One of the ways I approach finding effective strategies for building my business has come from very targeted research. This research involves looking to those who are farther along the entrepreneurial journey than me, then identifying what they define as contributing to their success.
One standout trend across industries was the use of journaling, in many different capacities. ‘Journaling’ is a term used (in this article) to define an individual who is taking time in their day as a part of a regular routine to physically write/record personal information, ideas, experiences and reflections.
You may have heard recent studies of science backing up the benefits of putting ‘pen to paper’ (ie: Mueller and Oppenheimer’s research found individuals had increased ‘conceptual understanding’ and consequent success in applying it to their work). Or you may have a personal practice of journaling for creative expression but not thought of it as a business tool. Even if you haven’t had any experience with journaling at all, I wanted to bring to you some of the methods (and benefits) that research has shown can contribute to success in business, so you can create a system that will work for you.
- Problem solving
Using journaling is actually a way to see solutions that may otherwise not have been seen, as ‘Fast Company’ (online) reveals. This process can include: asking questions, brainstorming solutions or writing from different perspectives. All of which can provide an alternative way to process complex information, beyond typing.
Once you have written on a regular basis, it gives you an opportunity to review what has been written and find patterns and changes in momentum across a defined period of time. Using this type of reflection after the journaling has occurred was key in Julia Galef’s (President of the Center for Applied Rationality) work with her clients. She uses this strategy (along with her signature system) to help others change long-standing (often not helpful) opinions about themselves to create new patterns of behavior after this type of process.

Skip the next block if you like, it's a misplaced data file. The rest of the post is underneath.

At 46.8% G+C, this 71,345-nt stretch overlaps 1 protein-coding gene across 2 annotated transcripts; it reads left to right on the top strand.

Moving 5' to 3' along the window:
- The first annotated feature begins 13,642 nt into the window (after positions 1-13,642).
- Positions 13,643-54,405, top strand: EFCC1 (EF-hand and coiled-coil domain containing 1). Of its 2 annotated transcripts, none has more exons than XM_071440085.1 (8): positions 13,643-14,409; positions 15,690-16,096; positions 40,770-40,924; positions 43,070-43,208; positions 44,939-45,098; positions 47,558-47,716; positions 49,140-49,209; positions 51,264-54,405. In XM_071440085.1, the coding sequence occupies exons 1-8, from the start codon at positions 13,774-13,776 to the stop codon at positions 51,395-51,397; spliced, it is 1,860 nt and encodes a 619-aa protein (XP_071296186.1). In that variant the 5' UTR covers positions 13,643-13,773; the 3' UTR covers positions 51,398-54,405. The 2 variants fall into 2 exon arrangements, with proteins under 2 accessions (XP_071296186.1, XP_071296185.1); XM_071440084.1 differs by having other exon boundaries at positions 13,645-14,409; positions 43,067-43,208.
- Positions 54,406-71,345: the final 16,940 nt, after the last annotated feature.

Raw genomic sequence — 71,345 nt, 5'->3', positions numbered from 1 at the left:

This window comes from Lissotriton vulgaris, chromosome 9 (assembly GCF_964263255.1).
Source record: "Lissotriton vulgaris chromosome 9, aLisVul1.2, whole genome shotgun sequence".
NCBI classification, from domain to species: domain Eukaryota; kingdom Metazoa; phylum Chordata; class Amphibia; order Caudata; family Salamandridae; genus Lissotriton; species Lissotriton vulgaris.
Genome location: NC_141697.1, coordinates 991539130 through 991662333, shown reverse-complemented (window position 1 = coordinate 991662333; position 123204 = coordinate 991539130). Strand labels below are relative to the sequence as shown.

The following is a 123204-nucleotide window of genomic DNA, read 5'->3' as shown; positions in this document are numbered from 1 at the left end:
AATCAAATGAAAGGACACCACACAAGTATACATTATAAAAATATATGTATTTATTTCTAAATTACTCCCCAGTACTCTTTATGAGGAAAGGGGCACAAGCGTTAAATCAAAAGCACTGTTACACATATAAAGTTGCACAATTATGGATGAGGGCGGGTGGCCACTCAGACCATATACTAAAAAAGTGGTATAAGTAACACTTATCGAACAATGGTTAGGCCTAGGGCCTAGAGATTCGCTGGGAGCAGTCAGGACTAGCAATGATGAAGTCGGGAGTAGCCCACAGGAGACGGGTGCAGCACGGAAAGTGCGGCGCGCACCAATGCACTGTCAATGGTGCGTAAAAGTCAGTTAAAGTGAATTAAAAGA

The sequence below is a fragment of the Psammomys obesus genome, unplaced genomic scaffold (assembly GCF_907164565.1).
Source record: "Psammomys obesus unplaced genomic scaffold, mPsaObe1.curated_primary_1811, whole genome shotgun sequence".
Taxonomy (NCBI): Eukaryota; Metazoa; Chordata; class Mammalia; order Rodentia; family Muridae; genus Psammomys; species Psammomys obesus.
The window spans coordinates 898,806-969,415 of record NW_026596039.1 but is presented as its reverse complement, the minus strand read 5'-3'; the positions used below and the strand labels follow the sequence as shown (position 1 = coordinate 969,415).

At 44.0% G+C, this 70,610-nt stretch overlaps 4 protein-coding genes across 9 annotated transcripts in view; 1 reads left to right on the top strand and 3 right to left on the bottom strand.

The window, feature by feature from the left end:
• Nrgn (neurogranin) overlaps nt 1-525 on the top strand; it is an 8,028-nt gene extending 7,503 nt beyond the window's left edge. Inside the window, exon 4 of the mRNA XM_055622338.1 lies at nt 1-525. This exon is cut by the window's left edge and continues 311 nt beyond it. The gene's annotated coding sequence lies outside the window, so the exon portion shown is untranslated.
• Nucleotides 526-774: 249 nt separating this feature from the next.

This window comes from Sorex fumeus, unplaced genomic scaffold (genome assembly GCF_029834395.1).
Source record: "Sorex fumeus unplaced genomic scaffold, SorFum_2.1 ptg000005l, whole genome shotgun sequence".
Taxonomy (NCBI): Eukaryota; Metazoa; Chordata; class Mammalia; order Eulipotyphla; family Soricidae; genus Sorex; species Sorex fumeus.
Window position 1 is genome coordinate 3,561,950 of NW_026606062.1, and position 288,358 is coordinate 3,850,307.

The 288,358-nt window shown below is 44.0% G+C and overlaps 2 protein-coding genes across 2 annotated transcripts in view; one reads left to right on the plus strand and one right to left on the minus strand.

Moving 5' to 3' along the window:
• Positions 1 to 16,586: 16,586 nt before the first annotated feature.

One downfall to using technology (widely known) is the abundance of distraction. Quick processing and easily found information make it easy to change activities with a click of a button. Using pen and paper gives you the opportunity to literally only have ‘one thing open’, no need to resist clicking on a new tab. Once your journaling is done, it is encouraged that you then simply ‘put it away’ and not disrupt the rest of your work that is not related.
A recent Harvard Business School study actually found that using ‘journaling’ (by reflecting at the end of the day) could increase productivity by up to 25%. This is based on the participants in the study being able to ‘visualize’ what is important and therefore make more progress towards a particular goal.
I can appreciate that all of these strategies (and subsequent benefits) can be integrated into your workday; no matter what business you are building. We live in a very abundant time in our lives, because technology is advancing and becoming very accessible to all. The great thing is, so is paper. By using journaling strategies in conjunction with digital tools you have an opportunity to create a system that can produce the results you want in your growing business.
Tamara is the owner and designer at ‘Your Pretty Pages’ where she provides templates, planners, guides and resources for creative entrepreneurs to get and stay organized. To support your successful planning, Tamara has just released the ‘Entrepreneur’s Journal’ which you can find here: https://www.etsy.com/shop/YourPrettyPages